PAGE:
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An exergy based approach to determine production cost and CO2 allocation for petroleum derived fuels
- Silva, J.A.M., Flórez-Orrego, D., Oliveira, S.
- Energy 2014 v.67 pp. 490-495
- carbon dioxide, exergy, fuel oils, gasoline, natural gas, petroleum, pipelines, refining, sulfur, tankers, transportation, Brazil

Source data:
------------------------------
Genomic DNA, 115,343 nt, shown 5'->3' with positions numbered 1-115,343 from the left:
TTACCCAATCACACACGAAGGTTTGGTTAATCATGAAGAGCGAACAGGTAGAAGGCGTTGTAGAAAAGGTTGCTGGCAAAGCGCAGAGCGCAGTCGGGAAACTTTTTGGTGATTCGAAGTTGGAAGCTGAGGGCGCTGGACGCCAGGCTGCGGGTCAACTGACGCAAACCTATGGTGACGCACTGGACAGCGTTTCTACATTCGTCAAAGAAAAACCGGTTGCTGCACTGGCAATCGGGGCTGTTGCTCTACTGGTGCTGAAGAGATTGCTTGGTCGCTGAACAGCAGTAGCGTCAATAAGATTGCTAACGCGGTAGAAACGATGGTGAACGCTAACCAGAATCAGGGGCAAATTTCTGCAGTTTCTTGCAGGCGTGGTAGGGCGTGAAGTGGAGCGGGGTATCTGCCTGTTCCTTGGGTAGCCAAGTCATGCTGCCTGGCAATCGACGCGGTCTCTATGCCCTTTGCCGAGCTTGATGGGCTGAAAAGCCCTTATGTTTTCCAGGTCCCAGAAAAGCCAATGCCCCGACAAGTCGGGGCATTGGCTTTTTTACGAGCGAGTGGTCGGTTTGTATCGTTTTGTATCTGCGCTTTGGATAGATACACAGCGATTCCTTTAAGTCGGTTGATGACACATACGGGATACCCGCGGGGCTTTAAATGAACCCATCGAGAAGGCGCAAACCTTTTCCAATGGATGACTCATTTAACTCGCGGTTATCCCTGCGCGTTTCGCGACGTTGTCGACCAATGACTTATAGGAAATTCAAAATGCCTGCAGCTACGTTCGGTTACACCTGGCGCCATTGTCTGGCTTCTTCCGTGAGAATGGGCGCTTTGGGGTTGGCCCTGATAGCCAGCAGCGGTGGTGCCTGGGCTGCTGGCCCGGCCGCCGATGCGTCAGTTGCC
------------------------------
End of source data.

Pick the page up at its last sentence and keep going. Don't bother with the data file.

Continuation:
- The renewable and non-renewable exergy and CO2 costs of petroleum derived fuels produced in Brazil are evaluated using exergoeconomy to rationally distribute the exergy costs and the CO2 emitted in processes with more than one product. An iterative procedure is used to take into account the cyclic interactions of the processed fuels. The renewable and non-renewable exergy costs together with the CO2 cost provide a reasonable way to compare different fuels and can be used to assess an enormous quantity of processes that make use of petroleum derived products. The system considers Brazilian typical processes and distances: offshore oil and gas production, transportation by shuttle tankers and pipelines, and refining. It was observed that the renewable exergy cost contribution in the total exergy cost of petroleum derived fuels is negligible. On average, the refining process is responsible, for 85% of the total unit exergy cost. Total unit exergy costs of gasoline, liquefied petroleum gas, natural gas and fuel oil were found to be: 1.081 MJ/MJ, 1.074 MJ/MJ, 1.064 MJ/MJ, 1.05 MJ/MJ, respectively. The hydrotreatment process increases diesel cost from 1.038 MJ/MJ to 1.11 MJ/MJ in order to decrease its sulphur content. The CO2 cost reflects the extent of processing as well as the C/H ratio of the used fuel. Hence, coke followed by hydrotreated diesel have the largest CO2 cost among the fuels, 91 gCO2/MJ and 79 gCO2/MJ, respectively.